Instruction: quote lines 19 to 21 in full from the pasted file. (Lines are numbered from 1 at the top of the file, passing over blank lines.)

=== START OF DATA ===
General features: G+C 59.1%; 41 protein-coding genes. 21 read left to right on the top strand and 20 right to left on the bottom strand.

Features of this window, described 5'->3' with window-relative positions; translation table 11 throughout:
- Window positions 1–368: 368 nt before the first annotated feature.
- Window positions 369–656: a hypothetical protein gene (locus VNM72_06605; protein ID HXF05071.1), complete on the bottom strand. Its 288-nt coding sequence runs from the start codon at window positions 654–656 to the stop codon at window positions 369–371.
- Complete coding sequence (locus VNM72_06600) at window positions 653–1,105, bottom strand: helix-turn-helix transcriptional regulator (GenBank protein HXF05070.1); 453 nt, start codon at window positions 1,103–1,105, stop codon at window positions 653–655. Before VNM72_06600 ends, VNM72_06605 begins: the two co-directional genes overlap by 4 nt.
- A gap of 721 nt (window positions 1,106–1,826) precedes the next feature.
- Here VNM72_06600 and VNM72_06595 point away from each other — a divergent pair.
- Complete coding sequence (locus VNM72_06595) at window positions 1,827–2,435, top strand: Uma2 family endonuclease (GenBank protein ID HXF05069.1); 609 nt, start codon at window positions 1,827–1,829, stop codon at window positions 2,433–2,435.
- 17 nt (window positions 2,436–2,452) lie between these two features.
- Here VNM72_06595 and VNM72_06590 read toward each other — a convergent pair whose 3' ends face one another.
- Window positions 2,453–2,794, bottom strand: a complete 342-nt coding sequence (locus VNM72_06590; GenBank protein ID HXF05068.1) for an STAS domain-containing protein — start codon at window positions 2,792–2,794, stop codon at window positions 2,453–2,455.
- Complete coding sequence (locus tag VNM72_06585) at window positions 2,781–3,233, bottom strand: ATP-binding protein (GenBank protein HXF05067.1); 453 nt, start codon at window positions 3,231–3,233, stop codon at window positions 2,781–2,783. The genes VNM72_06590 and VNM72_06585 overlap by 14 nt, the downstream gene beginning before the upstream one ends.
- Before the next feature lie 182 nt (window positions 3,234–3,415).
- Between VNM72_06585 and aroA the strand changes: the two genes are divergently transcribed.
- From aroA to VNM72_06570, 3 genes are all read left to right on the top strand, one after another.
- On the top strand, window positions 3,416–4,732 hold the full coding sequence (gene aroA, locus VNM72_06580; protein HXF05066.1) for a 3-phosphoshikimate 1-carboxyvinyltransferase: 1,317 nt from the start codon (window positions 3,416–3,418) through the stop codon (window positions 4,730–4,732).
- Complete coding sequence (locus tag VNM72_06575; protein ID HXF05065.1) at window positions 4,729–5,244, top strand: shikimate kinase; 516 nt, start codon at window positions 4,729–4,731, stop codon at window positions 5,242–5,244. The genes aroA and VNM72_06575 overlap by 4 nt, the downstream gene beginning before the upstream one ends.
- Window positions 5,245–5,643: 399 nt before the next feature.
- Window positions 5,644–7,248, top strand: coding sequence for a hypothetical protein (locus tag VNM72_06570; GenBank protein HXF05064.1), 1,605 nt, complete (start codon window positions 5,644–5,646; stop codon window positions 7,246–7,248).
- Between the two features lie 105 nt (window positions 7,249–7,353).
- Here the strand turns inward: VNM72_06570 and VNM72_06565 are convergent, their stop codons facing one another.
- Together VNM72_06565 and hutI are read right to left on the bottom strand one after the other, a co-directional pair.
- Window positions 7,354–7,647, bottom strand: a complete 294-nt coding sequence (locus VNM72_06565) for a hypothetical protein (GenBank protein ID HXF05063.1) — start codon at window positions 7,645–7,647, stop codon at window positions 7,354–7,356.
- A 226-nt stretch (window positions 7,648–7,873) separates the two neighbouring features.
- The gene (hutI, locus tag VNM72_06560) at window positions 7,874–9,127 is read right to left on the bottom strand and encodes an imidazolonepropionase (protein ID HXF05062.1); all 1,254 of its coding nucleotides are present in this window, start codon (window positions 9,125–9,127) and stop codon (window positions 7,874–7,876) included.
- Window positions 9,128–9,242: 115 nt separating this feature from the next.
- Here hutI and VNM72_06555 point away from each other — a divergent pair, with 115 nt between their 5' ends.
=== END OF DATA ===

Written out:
- Window positions 5,644–7,248, top strand: coding sequence for a hypothetical protein (locus tag VNM72_06570; GenBank protein HXF05064.1), 1,605 nt, complete (start codon window positions 5,644–5,646; stop codon window positions 7,246–7,248).
- Between the two features lie 105 nt (window positions 7,249–7,353).
- Here the strand turns inward: VNM72_06570 and VNM72_06565 are convergent, their stop codons facing one another.